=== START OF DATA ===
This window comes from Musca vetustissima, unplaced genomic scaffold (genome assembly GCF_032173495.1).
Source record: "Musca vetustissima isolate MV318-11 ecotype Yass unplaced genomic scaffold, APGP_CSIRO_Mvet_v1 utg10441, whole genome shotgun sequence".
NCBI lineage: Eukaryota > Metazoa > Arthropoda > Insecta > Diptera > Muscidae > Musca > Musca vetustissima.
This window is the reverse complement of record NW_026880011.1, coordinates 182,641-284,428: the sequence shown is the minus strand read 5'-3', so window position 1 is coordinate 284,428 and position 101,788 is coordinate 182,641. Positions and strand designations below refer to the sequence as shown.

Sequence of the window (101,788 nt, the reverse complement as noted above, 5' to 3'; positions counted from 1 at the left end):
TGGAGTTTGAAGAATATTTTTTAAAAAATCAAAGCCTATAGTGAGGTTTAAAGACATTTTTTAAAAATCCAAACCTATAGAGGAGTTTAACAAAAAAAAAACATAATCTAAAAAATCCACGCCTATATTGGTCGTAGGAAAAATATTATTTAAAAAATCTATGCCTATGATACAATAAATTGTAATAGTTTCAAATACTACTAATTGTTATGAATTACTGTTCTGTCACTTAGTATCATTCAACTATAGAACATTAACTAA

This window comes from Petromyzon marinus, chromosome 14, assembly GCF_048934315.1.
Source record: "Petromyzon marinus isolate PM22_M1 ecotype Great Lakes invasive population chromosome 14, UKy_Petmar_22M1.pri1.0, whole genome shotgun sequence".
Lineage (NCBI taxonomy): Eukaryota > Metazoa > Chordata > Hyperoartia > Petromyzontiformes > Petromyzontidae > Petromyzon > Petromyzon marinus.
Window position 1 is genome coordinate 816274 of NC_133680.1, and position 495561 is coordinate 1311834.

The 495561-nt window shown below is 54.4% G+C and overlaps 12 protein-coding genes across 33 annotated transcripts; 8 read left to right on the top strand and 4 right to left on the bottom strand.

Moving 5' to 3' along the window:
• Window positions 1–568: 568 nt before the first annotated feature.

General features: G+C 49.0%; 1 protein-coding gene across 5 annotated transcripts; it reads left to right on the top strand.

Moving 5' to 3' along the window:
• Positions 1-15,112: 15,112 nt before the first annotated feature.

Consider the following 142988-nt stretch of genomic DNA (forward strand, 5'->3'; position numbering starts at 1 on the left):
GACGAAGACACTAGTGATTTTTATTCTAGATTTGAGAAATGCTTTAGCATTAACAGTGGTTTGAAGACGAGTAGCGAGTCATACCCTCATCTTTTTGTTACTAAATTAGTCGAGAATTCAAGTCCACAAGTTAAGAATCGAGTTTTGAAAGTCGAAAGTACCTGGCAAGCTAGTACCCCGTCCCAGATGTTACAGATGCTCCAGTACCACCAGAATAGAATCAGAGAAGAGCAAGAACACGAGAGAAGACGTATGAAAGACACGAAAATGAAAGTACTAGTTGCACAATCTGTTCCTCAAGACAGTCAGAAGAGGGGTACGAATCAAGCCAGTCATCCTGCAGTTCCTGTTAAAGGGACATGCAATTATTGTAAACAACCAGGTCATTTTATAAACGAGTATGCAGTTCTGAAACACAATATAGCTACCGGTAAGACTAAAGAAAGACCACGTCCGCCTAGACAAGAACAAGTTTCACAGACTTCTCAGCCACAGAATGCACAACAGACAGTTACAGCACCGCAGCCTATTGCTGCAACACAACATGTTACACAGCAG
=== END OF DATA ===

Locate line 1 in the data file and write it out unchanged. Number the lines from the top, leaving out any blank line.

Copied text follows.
This window comes from Musca vetustissima, unplaced genomic scaffold (genome assembly GCF_032173495.1).